I have been waiting, watching and thinking about the current political landscape. With the annoyance of a two year campaign, I have kept my opinions pretty much to myself with a few exceptions which address issues more than candidates. As we plunge into the pre-November hysteria, I feel obligated to weigh in with a few thoughts.

As my readers might suspect, I have Republican leanings, although to be accurate, they are more Libertarian than true Republican. The whole earmark thing and growth of the bureaucracy makes me want to draw and quarter the Republicans. I have come to the conclusion that the first two years of Clinton and the first six years of Bush are two of the best arguments for never letting one party control the entire Government.

First, I am impressed by Obama. I think that he could very well be a decent president provided he was backed by a Republican Congress. ( I think that we can all agree here that a true third party is not in the cards.) He has very straight line liberal tendencies which I probably will not agree with, but I can see that he would be a catharsis to the nation — or an enema depending on your point of view.
At the very least, it would shut up the Jesse Jacksons and Al Sharptons of the world — an effect to be greatly desired in my book. A popular vote for Obama would dispell the myth that every white middle-class worker is a racist.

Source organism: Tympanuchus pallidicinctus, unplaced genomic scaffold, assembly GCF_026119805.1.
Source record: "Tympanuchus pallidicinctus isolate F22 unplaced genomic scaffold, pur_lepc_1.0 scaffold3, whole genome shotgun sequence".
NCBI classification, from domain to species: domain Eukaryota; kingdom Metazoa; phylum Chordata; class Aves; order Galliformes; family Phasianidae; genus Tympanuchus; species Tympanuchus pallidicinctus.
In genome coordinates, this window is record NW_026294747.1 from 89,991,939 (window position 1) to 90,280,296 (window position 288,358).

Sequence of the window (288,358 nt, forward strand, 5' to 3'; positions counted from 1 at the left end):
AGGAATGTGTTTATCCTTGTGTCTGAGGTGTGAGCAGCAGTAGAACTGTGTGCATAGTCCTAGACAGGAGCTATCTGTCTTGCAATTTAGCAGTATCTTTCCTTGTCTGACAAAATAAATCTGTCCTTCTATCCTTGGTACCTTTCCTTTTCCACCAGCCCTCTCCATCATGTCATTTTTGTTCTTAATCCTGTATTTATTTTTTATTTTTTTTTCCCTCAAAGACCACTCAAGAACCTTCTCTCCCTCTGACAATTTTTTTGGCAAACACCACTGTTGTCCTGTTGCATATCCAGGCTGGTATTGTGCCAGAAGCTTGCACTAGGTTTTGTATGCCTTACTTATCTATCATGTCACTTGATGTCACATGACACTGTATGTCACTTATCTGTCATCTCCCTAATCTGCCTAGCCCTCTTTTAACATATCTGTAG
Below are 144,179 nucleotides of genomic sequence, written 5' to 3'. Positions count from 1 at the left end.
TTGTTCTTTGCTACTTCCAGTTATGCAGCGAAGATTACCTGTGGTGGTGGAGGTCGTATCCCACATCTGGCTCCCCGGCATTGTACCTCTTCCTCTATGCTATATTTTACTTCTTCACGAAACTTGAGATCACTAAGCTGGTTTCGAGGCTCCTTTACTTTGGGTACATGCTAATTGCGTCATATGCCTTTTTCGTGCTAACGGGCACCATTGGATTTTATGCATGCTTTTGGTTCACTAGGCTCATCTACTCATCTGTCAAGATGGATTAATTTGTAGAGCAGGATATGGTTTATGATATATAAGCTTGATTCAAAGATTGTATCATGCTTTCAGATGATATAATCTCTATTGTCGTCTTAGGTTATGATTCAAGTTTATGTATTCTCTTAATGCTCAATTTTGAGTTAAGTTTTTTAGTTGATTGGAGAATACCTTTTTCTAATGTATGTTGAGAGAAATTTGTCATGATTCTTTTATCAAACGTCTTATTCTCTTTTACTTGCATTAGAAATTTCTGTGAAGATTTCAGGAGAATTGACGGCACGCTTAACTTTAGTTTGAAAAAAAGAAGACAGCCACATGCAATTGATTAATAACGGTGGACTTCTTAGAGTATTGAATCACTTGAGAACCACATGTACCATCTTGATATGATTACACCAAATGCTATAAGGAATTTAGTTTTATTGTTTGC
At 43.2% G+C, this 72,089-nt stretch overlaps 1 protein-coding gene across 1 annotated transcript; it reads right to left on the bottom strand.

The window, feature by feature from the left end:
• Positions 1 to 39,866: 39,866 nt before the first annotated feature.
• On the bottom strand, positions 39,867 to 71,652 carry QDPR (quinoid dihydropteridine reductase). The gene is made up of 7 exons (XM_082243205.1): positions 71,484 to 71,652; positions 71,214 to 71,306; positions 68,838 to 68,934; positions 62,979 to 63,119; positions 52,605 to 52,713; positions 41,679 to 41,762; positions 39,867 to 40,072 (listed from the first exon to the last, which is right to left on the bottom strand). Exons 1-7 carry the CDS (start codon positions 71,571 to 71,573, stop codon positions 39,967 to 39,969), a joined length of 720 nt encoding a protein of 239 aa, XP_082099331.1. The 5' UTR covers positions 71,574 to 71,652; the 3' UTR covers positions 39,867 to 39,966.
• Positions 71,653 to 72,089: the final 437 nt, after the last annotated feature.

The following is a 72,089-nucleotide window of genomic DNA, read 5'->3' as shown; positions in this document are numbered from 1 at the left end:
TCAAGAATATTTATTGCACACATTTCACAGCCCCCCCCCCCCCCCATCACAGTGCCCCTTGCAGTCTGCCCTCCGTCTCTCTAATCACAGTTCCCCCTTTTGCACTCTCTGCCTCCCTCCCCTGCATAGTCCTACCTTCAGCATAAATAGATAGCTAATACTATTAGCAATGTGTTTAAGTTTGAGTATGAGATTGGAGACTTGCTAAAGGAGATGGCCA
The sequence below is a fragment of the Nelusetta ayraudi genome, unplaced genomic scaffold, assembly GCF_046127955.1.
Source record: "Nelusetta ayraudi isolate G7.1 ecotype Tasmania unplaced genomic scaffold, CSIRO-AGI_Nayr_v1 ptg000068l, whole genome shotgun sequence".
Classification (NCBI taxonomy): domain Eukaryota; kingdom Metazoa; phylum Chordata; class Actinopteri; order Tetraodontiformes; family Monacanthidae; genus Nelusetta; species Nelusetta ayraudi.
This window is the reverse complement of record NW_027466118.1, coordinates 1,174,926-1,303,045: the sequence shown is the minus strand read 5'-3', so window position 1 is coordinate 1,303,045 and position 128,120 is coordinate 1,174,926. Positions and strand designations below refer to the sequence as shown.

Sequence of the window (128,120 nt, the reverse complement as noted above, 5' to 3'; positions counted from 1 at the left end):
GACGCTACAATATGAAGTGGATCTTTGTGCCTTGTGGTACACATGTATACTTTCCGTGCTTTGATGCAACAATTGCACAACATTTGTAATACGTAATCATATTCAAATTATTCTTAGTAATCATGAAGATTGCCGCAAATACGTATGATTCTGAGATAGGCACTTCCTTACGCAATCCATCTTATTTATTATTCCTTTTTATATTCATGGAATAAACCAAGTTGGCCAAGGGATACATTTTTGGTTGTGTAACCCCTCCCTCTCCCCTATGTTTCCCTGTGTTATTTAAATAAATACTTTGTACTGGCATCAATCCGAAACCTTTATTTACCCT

However, I will not vote for Obama because he is not going to have a Republican Congress. Pelosi, Reid and Obama is a triumvirate that gives me the shudders. Rather than the change we want and desire, we will be hamstrung by the special interests of labor, the environmentalists, and the redistributionists. While I am sure that that condition will exist only for two or at most four years, it will take an additional four to six years to undo and correct the policies that they will implement without adult supervision, just in tax policy and the economy alone. God knows what effects could occur in the state of the world that would be more persistent even permanent.

I wasn’t inclined to vote for McCain either. It strikes me that Congresscritters make poor Presidents as they are too much attuned to compromise and not enough to leadership. Certain things are not suitable for compromise — like your principles. This doesn’t leave me much choice if I want my vote to count. Voting for a third party, not voting, or writing in Mickey Mouse — same difference. McCain’s selection of Sarah Palin changed things however. Granted that she is as useful as a “bucket of warm spit” as they say in actual job responsibilities; she still brings true leadership ability to the ticket. To my way of thinking, leadership is what is important in the position. Even if McCain is a compromiser, the influence of Palin will be felt and that is a positive thing.

I believe that the media and Beltway pundits are overlooking the desire of the American people for leadership. They certainly don’t find it in Pelosi and Reid who called a recess rather than vote on off-shore drilling, which 74% of Americans support. They see the promise of leadership in Obama, but the actuality of leadership in Palin. McCain, in his selection of Sarah Palin, has won the White House in 2008 if only he has the sense to know it.

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